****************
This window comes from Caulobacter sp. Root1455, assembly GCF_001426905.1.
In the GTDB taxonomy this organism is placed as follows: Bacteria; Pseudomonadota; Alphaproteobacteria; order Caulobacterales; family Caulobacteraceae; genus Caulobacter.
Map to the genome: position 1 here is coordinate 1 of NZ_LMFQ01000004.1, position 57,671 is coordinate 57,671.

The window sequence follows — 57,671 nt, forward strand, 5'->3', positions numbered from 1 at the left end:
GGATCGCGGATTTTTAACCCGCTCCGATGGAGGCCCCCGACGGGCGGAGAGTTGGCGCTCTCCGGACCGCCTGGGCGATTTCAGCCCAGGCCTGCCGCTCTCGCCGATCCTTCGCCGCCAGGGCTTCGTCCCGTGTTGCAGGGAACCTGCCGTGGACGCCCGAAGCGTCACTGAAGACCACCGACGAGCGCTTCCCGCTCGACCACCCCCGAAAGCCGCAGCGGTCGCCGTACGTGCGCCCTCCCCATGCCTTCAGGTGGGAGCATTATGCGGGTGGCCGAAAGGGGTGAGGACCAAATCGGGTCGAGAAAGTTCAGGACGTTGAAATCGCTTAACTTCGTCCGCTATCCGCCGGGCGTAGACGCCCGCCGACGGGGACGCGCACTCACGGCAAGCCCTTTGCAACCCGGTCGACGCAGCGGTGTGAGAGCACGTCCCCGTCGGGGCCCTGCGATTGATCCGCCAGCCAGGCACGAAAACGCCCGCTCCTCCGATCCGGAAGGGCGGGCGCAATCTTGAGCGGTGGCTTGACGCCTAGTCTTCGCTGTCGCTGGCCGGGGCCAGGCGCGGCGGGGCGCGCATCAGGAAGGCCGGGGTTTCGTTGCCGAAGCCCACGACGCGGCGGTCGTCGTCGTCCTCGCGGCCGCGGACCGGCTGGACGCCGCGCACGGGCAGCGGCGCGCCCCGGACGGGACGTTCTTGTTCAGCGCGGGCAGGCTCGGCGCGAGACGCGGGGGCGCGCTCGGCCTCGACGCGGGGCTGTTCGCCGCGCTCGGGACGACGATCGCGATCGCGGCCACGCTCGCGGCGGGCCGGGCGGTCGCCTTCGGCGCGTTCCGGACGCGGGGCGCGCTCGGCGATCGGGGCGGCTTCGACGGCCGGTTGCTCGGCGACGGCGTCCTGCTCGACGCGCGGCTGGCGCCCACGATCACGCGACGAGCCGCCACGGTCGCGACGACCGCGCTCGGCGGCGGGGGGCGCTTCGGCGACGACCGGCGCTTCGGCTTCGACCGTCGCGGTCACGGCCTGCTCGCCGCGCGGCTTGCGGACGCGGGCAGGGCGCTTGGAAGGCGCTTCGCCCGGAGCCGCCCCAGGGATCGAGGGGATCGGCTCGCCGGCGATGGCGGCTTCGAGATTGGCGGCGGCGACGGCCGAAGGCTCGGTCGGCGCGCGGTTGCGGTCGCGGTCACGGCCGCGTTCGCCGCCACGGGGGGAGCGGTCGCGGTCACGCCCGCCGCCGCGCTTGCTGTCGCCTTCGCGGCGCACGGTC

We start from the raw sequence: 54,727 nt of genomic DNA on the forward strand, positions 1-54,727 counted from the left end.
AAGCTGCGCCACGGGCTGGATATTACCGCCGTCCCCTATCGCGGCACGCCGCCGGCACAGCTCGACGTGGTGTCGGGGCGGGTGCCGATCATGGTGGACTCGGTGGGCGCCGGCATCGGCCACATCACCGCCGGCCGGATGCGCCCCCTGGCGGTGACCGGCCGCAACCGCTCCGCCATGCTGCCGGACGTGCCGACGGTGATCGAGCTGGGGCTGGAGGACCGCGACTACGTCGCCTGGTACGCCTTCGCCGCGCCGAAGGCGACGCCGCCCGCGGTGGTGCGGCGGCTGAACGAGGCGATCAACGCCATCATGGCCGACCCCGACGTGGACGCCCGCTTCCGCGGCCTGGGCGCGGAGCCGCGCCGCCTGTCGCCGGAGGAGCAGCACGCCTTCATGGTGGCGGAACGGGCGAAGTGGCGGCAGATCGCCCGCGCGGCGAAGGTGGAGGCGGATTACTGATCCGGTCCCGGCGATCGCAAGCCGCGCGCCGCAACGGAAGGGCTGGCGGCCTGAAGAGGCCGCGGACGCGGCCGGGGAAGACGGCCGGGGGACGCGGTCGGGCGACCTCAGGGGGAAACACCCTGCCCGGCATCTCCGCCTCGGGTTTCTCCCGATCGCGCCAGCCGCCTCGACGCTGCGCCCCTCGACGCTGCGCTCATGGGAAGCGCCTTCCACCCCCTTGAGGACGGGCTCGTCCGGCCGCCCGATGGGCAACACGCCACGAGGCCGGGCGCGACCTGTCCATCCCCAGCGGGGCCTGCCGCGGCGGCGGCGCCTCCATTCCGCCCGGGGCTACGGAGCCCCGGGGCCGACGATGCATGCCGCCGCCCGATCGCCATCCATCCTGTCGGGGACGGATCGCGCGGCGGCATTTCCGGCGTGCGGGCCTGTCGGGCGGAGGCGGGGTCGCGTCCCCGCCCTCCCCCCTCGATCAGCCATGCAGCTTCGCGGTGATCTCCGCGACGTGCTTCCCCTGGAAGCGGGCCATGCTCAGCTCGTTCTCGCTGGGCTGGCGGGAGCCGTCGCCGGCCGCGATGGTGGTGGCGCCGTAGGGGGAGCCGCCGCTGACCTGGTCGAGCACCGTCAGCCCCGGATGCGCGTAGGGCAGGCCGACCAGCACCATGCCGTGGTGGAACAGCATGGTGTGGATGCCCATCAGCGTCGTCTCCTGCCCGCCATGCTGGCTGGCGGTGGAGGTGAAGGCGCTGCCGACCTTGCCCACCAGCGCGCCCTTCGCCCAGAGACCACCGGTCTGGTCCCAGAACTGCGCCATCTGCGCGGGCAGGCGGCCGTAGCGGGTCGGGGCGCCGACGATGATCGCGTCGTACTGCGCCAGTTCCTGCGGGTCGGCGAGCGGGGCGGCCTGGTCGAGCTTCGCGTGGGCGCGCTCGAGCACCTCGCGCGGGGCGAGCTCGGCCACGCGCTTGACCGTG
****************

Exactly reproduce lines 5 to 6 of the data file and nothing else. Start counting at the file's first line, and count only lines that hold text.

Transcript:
GGATCGCGGATTTTTAACCCGCTCCGATGGAGGCCCCCGACGGGCGGAGAGTTGGCGCTCTCCGGACCGCCTGGGCGATTTCAGCCCAGGCCTGCCGCTCTCGCCGATCCTTCGCCGCCAGGGCTTCGTCCCGTGTTGCAGGGAACCTGCCGTGGACGCCCGAAGCGTCACTGAAGACCACCGACGAGCGCTTCCCGCTCGACCACCCCCGAAAGCCGCAGCGGTCGCCGTACGTGCGCCCTCCCCATGCCTTCAGGTGGGAGCATTATGCGGGTGGCCGAAAGGGGTGAGGACCAAATCGGGTCGAGAAAGTTCAGGACGTTGAAATCGCTTAACTTCGTCCGCTATCCGCCGGGCGTAGACGCCCGCCGACGGGGACGCGCACTCACGGCAAGCCCTTTGCAACCCGGTCGACGCAGCGGTGTGAGAGCACGTCCCCGTCGGGGCCCTGCGATTGATCCGCCAGCCAGGCACGAAAACGCCCGCTCCTCCGATCCGGAAGGGCGGGCGCAATCTTGAGCGGTGGCTTGACGCCTAGTCTTCGCTGTCGCTGGCCGGGGCCAGGCGCGGCGGGGCGCGCATCAGGAAGGCCGGGGTTTCGTTGCCGAAGCCCACGACGCGGCGGTCGTCGTCGTCCTCGCGGCCGCGGACCGGCTGGACGCCGCGCACGGGCAGCGGCGCGCCCCGGACGGGACGTTCTTGTTCAGCGCGGGCAGGCTCGGCGCGAGACGCGGGGGCGCGCTCGGCCTCGACGCGGGGCTGTTCGCCGCGCTCGGGACGACGATCGCGATCGCGGCCACGCTCGCGGCGGGCCGGGCGGTCGCCTTCGGCGCGTTCCGGACGCGGGGCGCGCTCGGCGATCGGGGCGGCTTCGACGGCCGGTTGCTCGGCGACGGCGTCCTGCTCGACGCGCGGCTGGCGCCCACGATCACGCGACGAGCCGCCACGGTCGCGACGACCGCGCTCGGCGGCGGGGGGCGCTTCGGCGACGACCGGCGCTTCGGCTTCGACCGTCGCGGTCACGGCCTGCTCGCCGCGCGGCTTGCGGACGCGGGCAGGGCGCTTGGAAGGCGCTTCGCCCGGAGCCGCCCCAGGGATCGAGGGGATCGGCTCGCCGGCGATGGCGGCTTCGAGATTGGCGGCGGCGACGGCCGAAGGCTCGGTCGGCGCGCGGTTGCGGTCGCGGTCACGGCCGCGTTCGCCGCCACGGGGGGAGCGGTCGCGGTCACGCCCGCCGCCGCGCTTGCTGTCGCCTTCGCGGCGCACGGTC

We start from the raw sequence: 54,727 nt of genomic DNA on the forward strand, positions 1-54,727 counted from the left end.